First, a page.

• "X11UseLocalhost no" would allow X11 through proxy. I guess in usual cases the X11 forwarding server would be binding to and listening on port 601X where 1X is your display number. There are some wield cases where the X11 server is not binding to but rather other loopback address like, so only binding to would not work. If X11UseLocalhost no works for you, you can first open a x11 app (e.g. with nohup xclock &) then check binding address with netstat -an |grep 601X.
    – RibomBalt
    Nov 29 at 5:04
  1. sudo apt install xauth
  2. change the line #AddressFamily any to AddressFamily inet in /etc/ssh/sshd_config
  3. sudo service ssh restart

This is enough on Ubuntu 18.04 LTS.

After login with ssh -X (or after activating the PuTTY / KiTTY option "Enable X11 forwarding") you should see that the environment variable DISPLAY is automatically defined to localhost:10.0 or similar. After first successful login (with a functional X11 forwarding) the file .Xauthority will be generated. Another positive sign of success.

If you are interested to see and to understand the details of X11 forwarding within your session you can try with lsof -i -P|grep ssh.

  • 2
    Thanks this fixed my error in my ssh server logs sshd[25305]: error: Failed to allocate internet-domain X11 display socket.
    – rogerdpack
    Sep 21, 2021 at 18:06
  • 1
    That should be sudo service sshd restart or systemctl restart sshd, depending on your system. Apr 12, 2022 at 7:59
  • 4
    AddressFamily inet fixed it for me. This is needed when IPv6 is disabled.
    – Alan
    Sep 28, 2022 at 9:42
  • This works for me on Ubuntu 22.04 LTS. @Alan, this all sound incredibly complex for Ubuntu and year 2023. With "all" I mean having to resort to this weird variable to just forward X11. Can you maybe please explain why this is needed when IPv6 is disabled and whether this a change from an older state in which (I think) it worked? Feb 28 at 0:04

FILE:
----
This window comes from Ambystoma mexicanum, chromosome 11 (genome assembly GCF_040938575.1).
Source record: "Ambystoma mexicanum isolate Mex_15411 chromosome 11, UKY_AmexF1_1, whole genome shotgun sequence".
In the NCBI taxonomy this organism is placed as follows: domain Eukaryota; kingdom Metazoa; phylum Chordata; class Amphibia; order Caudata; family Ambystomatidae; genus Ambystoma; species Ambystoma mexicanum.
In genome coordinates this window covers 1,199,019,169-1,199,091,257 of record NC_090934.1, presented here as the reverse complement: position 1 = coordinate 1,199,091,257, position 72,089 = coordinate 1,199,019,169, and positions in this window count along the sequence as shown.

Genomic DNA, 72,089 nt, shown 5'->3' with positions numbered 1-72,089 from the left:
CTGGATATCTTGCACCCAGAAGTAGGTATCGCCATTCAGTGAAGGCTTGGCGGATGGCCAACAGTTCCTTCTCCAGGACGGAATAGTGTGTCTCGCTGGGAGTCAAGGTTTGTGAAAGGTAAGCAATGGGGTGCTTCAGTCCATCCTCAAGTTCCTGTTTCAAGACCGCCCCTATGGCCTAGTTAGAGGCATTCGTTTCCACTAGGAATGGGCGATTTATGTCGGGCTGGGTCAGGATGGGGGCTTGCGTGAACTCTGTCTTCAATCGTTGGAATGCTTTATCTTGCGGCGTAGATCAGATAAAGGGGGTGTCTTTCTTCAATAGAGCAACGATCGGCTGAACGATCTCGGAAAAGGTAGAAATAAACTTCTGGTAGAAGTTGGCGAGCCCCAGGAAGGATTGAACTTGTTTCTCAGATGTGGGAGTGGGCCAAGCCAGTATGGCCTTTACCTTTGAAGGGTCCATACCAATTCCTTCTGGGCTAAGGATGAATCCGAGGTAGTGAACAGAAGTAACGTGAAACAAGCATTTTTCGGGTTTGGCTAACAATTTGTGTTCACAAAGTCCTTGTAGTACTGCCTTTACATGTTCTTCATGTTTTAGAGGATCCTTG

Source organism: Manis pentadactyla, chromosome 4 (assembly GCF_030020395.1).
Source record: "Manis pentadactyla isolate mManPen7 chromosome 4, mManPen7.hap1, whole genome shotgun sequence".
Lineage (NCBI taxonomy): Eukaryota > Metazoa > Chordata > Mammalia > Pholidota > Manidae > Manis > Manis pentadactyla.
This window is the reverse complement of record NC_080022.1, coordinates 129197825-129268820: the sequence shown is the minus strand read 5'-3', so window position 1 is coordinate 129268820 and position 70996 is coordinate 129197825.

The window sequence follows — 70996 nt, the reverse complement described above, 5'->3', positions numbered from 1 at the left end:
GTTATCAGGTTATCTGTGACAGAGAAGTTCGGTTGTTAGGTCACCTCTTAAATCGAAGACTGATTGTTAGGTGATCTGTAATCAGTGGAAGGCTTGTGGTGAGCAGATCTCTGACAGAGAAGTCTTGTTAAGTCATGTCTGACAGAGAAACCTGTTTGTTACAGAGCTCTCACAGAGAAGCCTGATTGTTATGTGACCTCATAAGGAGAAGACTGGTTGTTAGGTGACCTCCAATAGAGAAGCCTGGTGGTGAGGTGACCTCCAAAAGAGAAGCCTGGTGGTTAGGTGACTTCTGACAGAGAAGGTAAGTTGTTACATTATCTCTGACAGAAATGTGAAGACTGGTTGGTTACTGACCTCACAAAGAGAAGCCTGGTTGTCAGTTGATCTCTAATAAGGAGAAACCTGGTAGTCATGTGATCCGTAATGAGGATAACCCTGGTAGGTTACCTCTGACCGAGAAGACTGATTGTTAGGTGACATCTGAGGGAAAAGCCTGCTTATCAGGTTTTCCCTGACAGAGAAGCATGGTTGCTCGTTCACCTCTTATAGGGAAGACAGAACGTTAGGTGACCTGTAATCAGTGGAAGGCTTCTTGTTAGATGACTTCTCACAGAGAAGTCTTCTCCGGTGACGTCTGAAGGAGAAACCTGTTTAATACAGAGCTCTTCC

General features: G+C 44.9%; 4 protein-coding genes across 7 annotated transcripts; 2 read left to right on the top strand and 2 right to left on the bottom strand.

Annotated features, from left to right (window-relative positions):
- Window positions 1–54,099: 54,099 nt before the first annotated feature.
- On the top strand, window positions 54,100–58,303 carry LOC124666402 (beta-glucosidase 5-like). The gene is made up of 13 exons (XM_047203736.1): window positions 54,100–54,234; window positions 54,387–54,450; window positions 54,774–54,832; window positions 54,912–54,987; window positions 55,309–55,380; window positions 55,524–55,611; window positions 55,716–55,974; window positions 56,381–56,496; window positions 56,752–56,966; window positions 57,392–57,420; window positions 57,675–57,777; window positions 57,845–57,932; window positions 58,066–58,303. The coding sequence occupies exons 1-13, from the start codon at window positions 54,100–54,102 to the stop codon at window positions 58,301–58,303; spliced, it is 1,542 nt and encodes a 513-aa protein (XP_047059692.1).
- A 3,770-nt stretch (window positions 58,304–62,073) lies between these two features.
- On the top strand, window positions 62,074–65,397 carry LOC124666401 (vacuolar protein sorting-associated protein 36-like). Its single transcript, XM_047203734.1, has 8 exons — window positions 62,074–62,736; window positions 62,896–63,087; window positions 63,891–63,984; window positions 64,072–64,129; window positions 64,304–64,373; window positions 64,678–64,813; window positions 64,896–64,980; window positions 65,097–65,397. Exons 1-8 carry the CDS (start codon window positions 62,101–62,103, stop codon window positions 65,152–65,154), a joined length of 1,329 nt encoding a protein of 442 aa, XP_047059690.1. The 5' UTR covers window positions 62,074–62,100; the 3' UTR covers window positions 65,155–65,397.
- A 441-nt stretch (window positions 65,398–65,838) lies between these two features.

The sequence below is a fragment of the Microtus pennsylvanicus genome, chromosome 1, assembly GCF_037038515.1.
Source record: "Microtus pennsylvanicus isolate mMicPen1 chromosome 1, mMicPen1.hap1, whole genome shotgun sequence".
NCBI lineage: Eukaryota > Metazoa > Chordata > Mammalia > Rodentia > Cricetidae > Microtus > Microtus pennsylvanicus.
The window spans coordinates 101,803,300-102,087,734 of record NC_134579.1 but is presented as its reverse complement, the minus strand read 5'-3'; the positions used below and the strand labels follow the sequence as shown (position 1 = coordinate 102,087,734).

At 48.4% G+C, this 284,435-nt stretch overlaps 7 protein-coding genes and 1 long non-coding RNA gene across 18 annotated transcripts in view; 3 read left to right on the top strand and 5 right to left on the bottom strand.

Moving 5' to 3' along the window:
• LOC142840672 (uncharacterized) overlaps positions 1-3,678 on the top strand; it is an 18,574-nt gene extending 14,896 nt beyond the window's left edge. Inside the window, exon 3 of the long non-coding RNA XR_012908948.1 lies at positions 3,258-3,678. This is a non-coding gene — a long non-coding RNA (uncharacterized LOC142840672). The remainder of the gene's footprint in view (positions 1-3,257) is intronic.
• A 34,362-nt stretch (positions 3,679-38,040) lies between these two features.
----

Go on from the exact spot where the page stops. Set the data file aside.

• @Kiteloopdesign... to be honest I have no idea why it works, but it does.
    – Alan
    Mar 1 at 10:35

1.make sure that during ssh -X root@server you have root permission.

2.update the /etc/ssh/sshd_config and make sure this line is uncommented

    X11Forwarding yes

3.systemctl restart sshd

4.exit from server

5.ssh -X root@server



After X11 forwarding suddenly stopped working after no other changes than connecting the ssh server to another wifi, I followed the answer to this seemingly completely different question and it worked.

In other words, it seems the solution for me was to specify AddressFamily inet in /etc/ssh/sshd_config.


In my case, as superuser, editing /etc/ssh/sshd_config on the remote host and changing the following line fixed it.


#X11Forwarding no


X11Forwarding yes

Then: pkill -HUP sshd on the remote host to make sshd reload its config, which also closes the sshd session.

  • 2
    Thank you this worked on my Mac too. sudo launchctl stop com.openssh.sshd Jun 8, 2022 at 2:00

Your Answer

By clicking “Post Your Answer”, you agree to our terms of service and acknowledge that you have read and understand our privacy policy and code of conduct.

Not the answer you're looking for? Browse other questions tagged or ask your own question.